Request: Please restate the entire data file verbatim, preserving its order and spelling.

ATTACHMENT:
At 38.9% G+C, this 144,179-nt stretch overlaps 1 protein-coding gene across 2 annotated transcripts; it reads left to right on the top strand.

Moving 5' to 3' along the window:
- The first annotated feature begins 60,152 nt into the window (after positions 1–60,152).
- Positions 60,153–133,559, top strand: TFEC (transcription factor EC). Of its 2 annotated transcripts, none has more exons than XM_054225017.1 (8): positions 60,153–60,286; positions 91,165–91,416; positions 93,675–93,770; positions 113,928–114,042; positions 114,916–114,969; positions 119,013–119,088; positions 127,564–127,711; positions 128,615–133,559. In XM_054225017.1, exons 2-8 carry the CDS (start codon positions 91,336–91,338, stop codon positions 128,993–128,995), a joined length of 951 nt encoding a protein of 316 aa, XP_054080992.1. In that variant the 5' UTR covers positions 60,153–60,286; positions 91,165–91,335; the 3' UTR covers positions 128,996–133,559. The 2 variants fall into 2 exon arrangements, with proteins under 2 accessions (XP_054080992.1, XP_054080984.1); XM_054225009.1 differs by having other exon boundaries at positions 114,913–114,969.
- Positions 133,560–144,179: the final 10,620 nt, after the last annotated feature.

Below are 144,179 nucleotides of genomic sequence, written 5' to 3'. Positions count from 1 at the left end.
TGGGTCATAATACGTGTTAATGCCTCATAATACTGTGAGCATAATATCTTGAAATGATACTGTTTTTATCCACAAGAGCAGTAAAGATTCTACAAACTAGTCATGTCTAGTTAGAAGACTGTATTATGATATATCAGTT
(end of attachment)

At 38.9% G+C, this 144,179-nt stretch overlaps 1 protein-coding gene across 2 annotated transcripts; it reads left to right on the top strand.

Moving 5' to 3' along the window:
- The first annotated feature begins 60,152 nt into the window (after positions 1–60,152).
- Positions 60,153–133,559, top strand: TFEC (transcription factor EC). Of its 2 annotated transcripts, none has more exons than XM_054225017.1 (8): positions 60,153–60,286; positions 91,165–91,416; positions 93,675–93,770; positions 113,928–114,042; positions 114,916–114,969; positions 119,013–119,088; positions 127,564–127,711; positions 128,615–133,559. In XM_054225017.1, exons 2-8 carry the CDS (start codon positions 91,336–91,338, stop codon positions 128,993–128,995), a joined length of 951 nt encoding a protein of 316 aa, XP_054080992.1. In that variant the 5' UTR covers positions 60,153–60,286; positions 91,165–91,335; the 3' UTR covers positions 128,996–133,559. The 2 variants fall into 2 exon arrangements, with proteins under 2 accessions (XP_054080992.1, XP_054080984.1); XM_054225009.1 differs by having other exon boundaries at positions 114,913–114,969.
- Positions 133,560–144,179: the final 10,620 nt, after the last annotated feature.

Below are 144,179 nucleotides of genomic sequence, written 5' to 3'. Positions count from 1 at the left end.
TGGGTCATAATACGTGTTAATGCCTCATAATACTGTGAGCATAATATCTTGAAATGATACTGTTTTTATCCACAAGAGCAGTAAAGATTCTACAAACTAGTCATGTCTAGTTAGAAGACTGTATTATGATATATCAGTT